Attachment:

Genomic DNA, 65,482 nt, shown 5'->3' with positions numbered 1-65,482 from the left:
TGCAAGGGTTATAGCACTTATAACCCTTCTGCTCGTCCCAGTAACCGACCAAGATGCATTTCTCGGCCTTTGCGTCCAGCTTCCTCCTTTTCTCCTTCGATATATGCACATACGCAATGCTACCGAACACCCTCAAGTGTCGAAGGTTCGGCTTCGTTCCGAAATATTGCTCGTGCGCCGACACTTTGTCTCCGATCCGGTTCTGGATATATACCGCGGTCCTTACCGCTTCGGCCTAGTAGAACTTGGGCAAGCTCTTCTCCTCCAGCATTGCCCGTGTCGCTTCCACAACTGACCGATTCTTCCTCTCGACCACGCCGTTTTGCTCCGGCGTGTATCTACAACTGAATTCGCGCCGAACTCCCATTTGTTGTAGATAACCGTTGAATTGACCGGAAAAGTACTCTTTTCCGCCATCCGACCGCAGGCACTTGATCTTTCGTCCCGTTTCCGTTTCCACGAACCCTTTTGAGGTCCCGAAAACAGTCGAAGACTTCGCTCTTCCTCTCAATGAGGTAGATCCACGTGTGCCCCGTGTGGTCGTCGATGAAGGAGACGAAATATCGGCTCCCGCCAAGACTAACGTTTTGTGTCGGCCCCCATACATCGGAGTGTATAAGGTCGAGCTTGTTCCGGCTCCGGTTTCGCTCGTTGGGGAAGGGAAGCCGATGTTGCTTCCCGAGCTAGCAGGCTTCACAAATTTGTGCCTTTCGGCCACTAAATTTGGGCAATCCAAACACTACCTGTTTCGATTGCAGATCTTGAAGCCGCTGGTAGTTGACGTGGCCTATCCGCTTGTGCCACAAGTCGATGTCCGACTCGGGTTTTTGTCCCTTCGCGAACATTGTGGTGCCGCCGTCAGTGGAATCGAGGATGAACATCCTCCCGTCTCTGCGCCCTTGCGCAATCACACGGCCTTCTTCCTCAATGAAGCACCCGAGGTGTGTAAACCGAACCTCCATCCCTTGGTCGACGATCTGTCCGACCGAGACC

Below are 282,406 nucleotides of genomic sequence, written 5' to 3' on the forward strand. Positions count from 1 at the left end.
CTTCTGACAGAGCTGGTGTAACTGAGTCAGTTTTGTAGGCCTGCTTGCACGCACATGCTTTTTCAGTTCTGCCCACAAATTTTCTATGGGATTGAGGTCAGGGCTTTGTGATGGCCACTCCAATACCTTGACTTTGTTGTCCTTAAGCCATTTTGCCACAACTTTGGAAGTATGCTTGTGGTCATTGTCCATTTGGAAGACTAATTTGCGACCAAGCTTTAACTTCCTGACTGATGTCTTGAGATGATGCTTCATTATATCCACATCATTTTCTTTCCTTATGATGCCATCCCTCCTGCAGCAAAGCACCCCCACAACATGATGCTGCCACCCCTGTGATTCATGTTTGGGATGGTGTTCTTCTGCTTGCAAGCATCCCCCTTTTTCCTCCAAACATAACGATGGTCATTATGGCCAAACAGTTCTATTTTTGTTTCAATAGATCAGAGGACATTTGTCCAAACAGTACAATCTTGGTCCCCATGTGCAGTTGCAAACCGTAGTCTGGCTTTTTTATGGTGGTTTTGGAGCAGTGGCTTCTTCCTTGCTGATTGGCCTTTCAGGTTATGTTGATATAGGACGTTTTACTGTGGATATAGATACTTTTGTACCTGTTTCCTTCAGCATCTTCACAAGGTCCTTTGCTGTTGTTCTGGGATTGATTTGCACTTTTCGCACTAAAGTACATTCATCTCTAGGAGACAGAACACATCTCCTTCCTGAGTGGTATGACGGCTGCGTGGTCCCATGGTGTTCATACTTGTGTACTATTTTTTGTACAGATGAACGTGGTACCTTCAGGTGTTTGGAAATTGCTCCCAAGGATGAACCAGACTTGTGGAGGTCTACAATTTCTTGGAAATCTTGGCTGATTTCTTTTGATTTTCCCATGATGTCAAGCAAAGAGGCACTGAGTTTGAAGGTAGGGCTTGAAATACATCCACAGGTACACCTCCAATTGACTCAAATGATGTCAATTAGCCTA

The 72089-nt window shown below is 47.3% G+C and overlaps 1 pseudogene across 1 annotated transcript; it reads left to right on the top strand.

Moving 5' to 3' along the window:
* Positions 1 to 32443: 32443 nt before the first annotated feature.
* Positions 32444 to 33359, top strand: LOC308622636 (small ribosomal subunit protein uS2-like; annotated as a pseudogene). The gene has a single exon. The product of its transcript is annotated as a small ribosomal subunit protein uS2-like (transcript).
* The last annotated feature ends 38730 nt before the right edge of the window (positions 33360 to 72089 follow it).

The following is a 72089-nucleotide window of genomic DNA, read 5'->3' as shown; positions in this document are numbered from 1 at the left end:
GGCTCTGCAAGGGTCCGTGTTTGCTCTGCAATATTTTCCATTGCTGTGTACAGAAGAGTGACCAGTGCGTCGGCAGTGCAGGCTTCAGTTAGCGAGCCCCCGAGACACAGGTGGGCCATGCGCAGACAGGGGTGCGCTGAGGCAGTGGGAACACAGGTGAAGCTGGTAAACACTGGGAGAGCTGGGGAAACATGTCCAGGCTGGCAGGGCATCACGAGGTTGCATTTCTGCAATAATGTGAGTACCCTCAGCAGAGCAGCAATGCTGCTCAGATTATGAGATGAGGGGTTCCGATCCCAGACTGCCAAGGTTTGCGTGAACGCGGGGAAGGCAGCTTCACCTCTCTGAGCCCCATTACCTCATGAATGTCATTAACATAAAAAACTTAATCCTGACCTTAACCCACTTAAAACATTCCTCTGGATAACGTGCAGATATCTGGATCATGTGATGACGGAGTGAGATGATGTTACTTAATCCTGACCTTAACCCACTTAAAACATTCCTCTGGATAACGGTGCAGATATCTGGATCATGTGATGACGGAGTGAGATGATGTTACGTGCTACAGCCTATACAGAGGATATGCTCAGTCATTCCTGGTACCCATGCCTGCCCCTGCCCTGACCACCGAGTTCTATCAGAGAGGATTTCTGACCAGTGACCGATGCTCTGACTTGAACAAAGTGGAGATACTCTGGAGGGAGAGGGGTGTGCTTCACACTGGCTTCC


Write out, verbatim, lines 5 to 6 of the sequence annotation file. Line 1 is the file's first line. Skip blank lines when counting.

The 72089-nt window shown below is 47.3% G+C and overlaps 1 pseudogene across 1 annotated transcript; it reads left to right on the top strand.

Moving 5' to 3' along the window: